News Pricer.lt

Prekybos naujienos

Viruses will reduce the yield of winter wheat

Wirusy ograniczą plon pszenicy ozimej
  • Winter crops are heavily infected with viral diseases not only in barley plantations, but also in wheat.
  • Infected wheat produces much lower yields and is also thinned out.

Early wheat sowings were very vulnerable to viruses

We reported on the virus infection of numerous winter wheat plantations in March and April. This year's season is unique in this respect, as such a large infection in winter crops has never been recorded before. Especially since we are talking about a high level of viral infections not only in winter barley, but also in wheat. This is not new, although the scale is surprising, because infected plantations are not isolated phenomena.

While in the case of winter barley, severe symptoms of infection were observed already at the beginning of spring, in the case of wheat, the infection could initially be inconspicuous. Or in other words – for example, damage to the site or weaker plants were observed, but it seemed, at least at the beginning, that the problem was, among others, on the side of soil deficiencies.

Certainly, the greater risk of virus infection in winter wheat is influenced by, among others, sowing date. In the ongoing 2023/2024 season, many winter wheat plantations were established already in the second half of September. And considering the course of autumn, it was a very early date. Aphids attacked plantations for an exceptionally long time, from the earliest development stages. Meanwhile, few plantations were protected with insecticides. Viral diseases, such as wheat dwarf virus, are also transmitted by leafhoppers. With such early sowing dates in the coming season, there will probably be a need to protect against pests. It is their high pressure that contributes to the level of virus infection. And in fact, only such prevention – protection with insecticides in autumn – allows us to avoid infection.

Why can you suspect virus infection in some plantations?

If the wheat was discolored at the beginning of spring (towards red and orange shades), we can assume with a high degree of certainty that the virus appeared on the plantation. However, confirmation of any assumptions is only possible based on tests performed in the laboratory.

Significant thinning of the canopy may also indicate virus infection. Some of the plants "fell out" and stopped their development at the beginning of spring. Those that survived, but were infected at least to some extent (lower virus concentration) may mature prematurely. There we will notice ears that are much more mature than healthy plants, they are exposed to, among others, to a greater extent to blackening. Additionally, at first glance, the grain is of lower quality and is often severely wrinkled. The ear itself is weak.

Let us add that it could happen that more than one virus appears on the plantation – it is not uncommon to have a specific combination of various factors resembling infection with them. Remember that wheat may also be affected by BYDV (barley yellow dwarf virus) and more.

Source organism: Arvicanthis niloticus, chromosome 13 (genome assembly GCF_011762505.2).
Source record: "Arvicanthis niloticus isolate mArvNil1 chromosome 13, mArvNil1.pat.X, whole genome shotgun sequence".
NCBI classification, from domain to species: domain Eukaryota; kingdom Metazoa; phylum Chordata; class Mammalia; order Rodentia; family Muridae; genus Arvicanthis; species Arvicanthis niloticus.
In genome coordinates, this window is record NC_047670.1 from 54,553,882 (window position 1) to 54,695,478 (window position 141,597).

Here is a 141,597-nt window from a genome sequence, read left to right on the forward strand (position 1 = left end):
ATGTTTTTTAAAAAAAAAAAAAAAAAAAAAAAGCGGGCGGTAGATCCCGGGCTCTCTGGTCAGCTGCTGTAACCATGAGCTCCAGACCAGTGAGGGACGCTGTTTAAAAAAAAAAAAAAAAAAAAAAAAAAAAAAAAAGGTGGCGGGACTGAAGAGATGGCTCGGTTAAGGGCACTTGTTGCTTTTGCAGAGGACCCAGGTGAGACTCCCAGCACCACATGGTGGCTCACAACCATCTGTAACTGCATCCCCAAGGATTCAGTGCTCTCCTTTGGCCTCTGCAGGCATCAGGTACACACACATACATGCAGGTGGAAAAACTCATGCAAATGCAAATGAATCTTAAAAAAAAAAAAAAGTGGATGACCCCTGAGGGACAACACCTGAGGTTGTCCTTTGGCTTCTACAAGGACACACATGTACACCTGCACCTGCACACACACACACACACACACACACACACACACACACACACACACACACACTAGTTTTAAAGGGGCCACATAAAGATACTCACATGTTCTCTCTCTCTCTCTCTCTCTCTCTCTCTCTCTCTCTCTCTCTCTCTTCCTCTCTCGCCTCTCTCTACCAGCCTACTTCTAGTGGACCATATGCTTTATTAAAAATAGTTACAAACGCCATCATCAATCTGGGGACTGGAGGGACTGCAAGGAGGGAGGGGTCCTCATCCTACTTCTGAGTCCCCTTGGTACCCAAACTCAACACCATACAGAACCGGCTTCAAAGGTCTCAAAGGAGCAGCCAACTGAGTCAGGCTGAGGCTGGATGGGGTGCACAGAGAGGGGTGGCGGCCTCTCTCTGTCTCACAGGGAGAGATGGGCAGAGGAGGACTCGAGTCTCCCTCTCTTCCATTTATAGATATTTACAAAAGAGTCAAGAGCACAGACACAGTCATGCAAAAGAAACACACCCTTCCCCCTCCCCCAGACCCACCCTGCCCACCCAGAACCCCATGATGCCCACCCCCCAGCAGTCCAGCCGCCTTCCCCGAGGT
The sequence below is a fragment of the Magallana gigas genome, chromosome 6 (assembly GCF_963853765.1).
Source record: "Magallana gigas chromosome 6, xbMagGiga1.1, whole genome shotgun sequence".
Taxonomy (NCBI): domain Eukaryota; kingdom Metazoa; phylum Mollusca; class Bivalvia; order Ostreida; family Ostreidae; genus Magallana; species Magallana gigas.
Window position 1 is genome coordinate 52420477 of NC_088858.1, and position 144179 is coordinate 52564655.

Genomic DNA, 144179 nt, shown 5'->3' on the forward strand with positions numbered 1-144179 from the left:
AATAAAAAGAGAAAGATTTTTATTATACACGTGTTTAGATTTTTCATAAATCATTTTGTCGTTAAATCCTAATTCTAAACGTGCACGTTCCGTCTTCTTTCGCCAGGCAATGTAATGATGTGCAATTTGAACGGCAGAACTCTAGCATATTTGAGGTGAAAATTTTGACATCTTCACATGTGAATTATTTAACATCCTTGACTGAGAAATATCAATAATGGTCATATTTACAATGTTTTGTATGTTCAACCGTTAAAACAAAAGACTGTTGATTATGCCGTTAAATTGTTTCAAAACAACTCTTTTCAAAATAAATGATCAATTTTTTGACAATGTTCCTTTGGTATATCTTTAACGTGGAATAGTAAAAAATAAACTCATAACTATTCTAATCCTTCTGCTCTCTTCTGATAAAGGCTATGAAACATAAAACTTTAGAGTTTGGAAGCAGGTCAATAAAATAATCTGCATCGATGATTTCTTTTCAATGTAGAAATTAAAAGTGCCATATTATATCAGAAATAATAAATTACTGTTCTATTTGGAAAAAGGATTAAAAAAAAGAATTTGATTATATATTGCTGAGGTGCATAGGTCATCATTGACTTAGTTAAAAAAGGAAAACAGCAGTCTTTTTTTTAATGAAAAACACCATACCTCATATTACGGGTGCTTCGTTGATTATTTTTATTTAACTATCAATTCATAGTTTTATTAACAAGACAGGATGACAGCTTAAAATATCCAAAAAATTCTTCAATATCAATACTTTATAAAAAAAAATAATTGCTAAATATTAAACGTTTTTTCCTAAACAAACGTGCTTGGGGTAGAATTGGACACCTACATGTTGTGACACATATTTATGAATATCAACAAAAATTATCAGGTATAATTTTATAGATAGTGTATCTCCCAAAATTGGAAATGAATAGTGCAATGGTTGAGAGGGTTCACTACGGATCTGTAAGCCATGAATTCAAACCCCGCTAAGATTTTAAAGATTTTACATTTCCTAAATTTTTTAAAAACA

The virus itself is destroying plantations, but the drought has helped

The virus infection itself reduces yields, and droughts, frosts, etc. additionally enhance the effect of paralysis. It is difficult to determine the degree of yield reduction. The research results are not clear, but there is at least a 10% reduction in the case of minor paralysis. However, with a strong infection, losses may exceed even 30% in the case of wheat dwarf virus infection. However, at the moment it will be difficult to determine to what extent the virus contributed to the reduction in yields and how much to drought. Both phenomena are directly related. The lack of water intensified the virus infection, and the virus itself significantly reduced the plant's tolerance to even short-term water shortages. It happens that in case of a strong infection, the plants die completely (after the previous symptoms in early spring), although a smaller infection reduces the yield (due to much worse grain, ear and thinning of the plantation), but this is not the case with wheat.

Low yield of winter barley. Most often, it is the fault of viruses, drought and sometimes frost

read more

Low yield of winter barley. Most often, it is the fault of viruses, drought and sometimes frost Winter barley is heavily infected with viruses. This is confirmed by the results of laboratory tests

read more

Winter barley is heavily infected with viruses. This is confirmed by the results of laboratory tests An unusual 2024 season and the winter crop. What limited the yield potential of cereals and rapeseed?

read more

An unusual 2024 season and the winter crop. What limited the yield potential of cereals and rapeseed?

Check futures prices

News source

Dalintis:
0 0 balsai
Straipsnio vertinimas
guest
0 Komentarai
Inline Feedbacks
Rodyti visus komentarus

Taip pat skaitykite: